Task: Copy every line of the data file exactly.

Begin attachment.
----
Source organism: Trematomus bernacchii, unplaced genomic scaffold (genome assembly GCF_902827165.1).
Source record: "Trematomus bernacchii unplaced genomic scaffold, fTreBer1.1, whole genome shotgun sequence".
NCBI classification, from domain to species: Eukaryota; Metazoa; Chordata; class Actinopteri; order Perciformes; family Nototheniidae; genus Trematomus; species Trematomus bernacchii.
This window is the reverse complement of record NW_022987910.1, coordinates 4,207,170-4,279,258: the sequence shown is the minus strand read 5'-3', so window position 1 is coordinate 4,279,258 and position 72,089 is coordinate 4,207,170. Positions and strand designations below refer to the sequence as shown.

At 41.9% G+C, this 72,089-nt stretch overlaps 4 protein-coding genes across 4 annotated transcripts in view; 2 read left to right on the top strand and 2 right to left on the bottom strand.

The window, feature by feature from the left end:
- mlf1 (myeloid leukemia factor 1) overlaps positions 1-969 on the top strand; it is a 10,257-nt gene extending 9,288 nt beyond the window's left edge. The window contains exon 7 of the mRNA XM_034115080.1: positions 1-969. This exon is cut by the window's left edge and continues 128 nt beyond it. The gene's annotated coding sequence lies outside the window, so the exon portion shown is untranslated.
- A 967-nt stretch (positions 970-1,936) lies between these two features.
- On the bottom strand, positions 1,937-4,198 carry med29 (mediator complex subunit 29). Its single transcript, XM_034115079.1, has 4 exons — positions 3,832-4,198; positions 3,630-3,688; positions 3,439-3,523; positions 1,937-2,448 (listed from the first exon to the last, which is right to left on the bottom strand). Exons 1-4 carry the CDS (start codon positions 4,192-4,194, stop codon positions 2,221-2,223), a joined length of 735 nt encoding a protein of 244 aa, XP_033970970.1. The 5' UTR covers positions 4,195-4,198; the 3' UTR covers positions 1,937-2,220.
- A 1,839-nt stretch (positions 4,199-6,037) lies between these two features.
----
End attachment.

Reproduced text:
Source organism: Trematomus bernacchii, unplaced genomic scaffold (genome assembly GCF_902827165.1).
Source record: "Trematomus bernacchii unplaced genomic scaffold, fTreBer1.1, whole genome shotgun sequence".
NCBI classification, from domain to species: Eukaryota; Metazoa; Chordata; class Actinopteri; order Perciformes; family Nototheniidae; genus Trematomus; species Trematomus bernacchii.
This window is the reverse complement of record NW_022987910.1, coordinates 4,207,170-4,279,258: the sequence shown is the minus strand read 5'-3', so window position 1 is coordinate 4,279,258 and position 72,089 is coordinate 4,207,170. Positions and strand designations below refer to the sequence as shown.

At 41.9% G+C, this 72,089-nt stretch overlaps 4 protein-coding genes across 4 annotated transcripts in view; 2 read left to right on the top strand and 2 right to left on the bottom strand.

The window, feature by feature from the left end:
- mlf1 (myeloid leukemia factor 1) overlaps positions 1-969 on the top strand; it is a 10,257-nt gene extending 9,288 nt beyond the window's left edge. The window contains exon 7 of the mRNA XM_034115080.1: positions 1-969. This exon is cut by the window's left edge and continues 128 nt beyond it. The gene's annotated coding sequence lies outside the window, so the exon portion shown is untranslated.
- A 967-nt stretch (positions 970-1,936) lies between these two features.
- On the bottom strand, positions 1,937-4,198 carry med29 (mediator complex subunit 29). Its single transcript, XM_034115079.1, has 4 exons — positions 3,832-4,198; positions 3,630-3,688; positions 3,439-3,523; positions 1,937-2,448 (listed from the first exon to the last, which is right to left on the bottom strand). Exons 1-4 carry the CDS (start codon positions 4,192-4,194, stop codon positions 2,221-2,223), a joined length of 735 nt encoding a protein of 244 aa, XP_033970970.1. The 5' UTR covers positions 4,195-4,198; the 3' UTR covers positions 1,937-2,220.
- A 1,839-nt stretch (positions 4,199-6,037) lies between these two features.